Another part of the answer is that it makes perfect sense for Russia to support Donald Trump.  Russia needs a strong America: as Trump says, they're natural partners in keeping jihadism down to its usual dull roar – and, never forget, the Russian nationality is surrounded by majority Muslim populations whose festering resentments against central authority continually threaten both civil and border war.

Of course, a ready audience does not in itself explain the message: why would Clinton and her allies want to implicate Russia in this?  Again, the obvious has to be part of the answer in that pointing at Russia gives the media something they want to help sell, avoids having to admit to internal opposition and poor management, and tends to unite the troops by giving them an external enemy.

The deeper reason, however, has to be that screaming "the Russians did it" distracts attention from the fact that Clinton's actions as secretary of state were consistently uninformed, arrogant, and rather stupid.

The easiest example of this in the Russian context involves the "reset" button she gave the Russian foreign minister in March of 2009.  Here's the story, as reported by the Washington Post on March 7, 2009:

... Clinton presented [Foreign Minister] Lavrov with a palm-size box wrapped in a green ribbon. Lavrov opened it and pulled out a yellow-and-black plastic box with a red button that clicked -- a symbol of the Obama administration's determination to "reset" the relationship, as Vice President Biden phrased it last month in Germany.

Lavrov, a tough-minded diplomat, burst out in a smile. At Clinton's urging, Lavrov joined her in jointly pressing the button down for the benefit of the cameras.

The word "Reset" was beneath the button, and the Russian word "Peregruzka" was above it.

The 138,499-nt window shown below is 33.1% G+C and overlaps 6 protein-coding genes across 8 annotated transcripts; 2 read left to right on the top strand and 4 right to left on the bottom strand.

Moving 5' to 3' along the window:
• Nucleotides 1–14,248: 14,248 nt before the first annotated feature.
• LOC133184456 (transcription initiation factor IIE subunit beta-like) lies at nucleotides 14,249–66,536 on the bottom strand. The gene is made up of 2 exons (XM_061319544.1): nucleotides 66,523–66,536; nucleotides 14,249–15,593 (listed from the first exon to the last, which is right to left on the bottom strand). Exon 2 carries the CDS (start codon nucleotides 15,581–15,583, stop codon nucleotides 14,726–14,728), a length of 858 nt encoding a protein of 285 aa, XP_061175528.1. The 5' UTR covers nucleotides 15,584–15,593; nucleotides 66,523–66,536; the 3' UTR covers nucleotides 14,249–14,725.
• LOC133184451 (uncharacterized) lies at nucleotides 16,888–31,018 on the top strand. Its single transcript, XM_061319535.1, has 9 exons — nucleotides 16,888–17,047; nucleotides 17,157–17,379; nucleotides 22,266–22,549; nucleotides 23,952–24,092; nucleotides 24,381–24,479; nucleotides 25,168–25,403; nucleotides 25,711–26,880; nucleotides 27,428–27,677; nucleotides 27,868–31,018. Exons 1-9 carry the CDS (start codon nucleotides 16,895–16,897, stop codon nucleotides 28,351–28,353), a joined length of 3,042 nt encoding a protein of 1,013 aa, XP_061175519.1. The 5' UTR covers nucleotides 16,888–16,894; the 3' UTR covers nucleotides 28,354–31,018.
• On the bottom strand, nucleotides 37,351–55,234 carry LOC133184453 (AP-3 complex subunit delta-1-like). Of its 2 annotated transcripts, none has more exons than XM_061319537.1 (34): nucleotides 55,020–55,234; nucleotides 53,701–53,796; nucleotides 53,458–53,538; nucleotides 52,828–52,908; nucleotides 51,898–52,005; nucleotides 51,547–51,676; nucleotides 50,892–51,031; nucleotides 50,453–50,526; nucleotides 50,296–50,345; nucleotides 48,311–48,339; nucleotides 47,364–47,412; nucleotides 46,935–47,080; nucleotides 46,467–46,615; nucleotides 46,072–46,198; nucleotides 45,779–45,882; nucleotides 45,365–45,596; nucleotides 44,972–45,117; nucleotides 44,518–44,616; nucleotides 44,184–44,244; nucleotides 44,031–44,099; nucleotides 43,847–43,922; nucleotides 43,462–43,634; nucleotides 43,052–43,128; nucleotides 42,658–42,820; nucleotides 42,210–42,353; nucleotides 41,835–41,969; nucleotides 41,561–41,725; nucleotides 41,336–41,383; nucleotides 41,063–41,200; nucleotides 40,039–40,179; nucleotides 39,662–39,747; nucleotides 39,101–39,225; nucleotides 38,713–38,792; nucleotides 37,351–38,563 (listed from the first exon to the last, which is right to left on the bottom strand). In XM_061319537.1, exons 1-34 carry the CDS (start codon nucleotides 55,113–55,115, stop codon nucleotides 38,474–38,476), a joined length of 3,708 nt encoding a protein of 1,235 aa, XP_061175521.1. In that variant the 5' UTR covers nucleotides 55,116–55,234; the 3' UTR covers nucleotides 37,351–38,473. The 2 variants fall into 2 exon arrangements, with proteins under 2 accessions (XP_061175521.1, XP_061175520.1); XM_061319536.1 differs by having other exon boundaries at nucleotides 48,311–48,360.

"We worked hard to get the right Russian word," Clinton said. "Do you think we got it?"

Lavrov, who never misses an opportunity for a diplomatic jab, bluntly said, "You got it wrong." The word, he pointed out, was two letters off -- it should have been "Perezagruzka." What was there, he added, actually means "overcharge."

Clinton burst out in laughter and declared, "We won't let you do that to us."

Intended, as home audience political theatre showing the remaking of international partnerships destroyed by Bush administration incompetence, it became something else entirely:

  • The use of the Roman alphabet in place of Cyrillic for "Peregruzka" was at best insensitive and at worst an insult.
  • The use of the wrong word in the wrong alphabet showed the Russians that Clinton did not care enough about them even to consult the State Department's own Russian section.
  • Clinton's underlining of the American use of the wrong word was probably utterly naive but could reasonably be seen by Minister Lavrov as implying that he might not notice an error in his own language.
  • Hillary total misunderstanding of Lavrov's quick translation as "overcharge" showed her to be both historically ignorant and culturally chauvinistic – because "overcharge" is literally correct, but the reference is to gunpowder, not money.

(The more technical English rendition would be "overarm," a term of art referring to the rather dubious 19th- [and 20th-] century Russian willingness to overcharge ordnance at the risk of having the gun crew killed.)

  • Almost any Russian, and certainly any federal state official, would see the use of a green ribbon around a yellow and black box as a reference to the Ural Independence Movement – and, quite possibly, understand a red button on an overarmed plastic box done up in movement colors as a direct personal threat.

Personally, I think of the reset episode as a kind of exploding cigar: emblematic of Obama administration naiveté and arrogance and having nothing to do with any hacking effort, but in the upside-down world of the Clinton campaign's paranoid obsession with conspiracies against them, the hacking could be seen as Russia's answer to Clinton's moronic "we won't let you do that to us" – a kind of Russian "sí se puede" delivered in time to wreck her chance at the presidency.

Paul Murphy, a Canadian, wrote and published The Unix Guide to Defenestration.  Murphy is a 25-year veteran of the I.T. consulting industry, specializing in Unix and Unix-related management issues.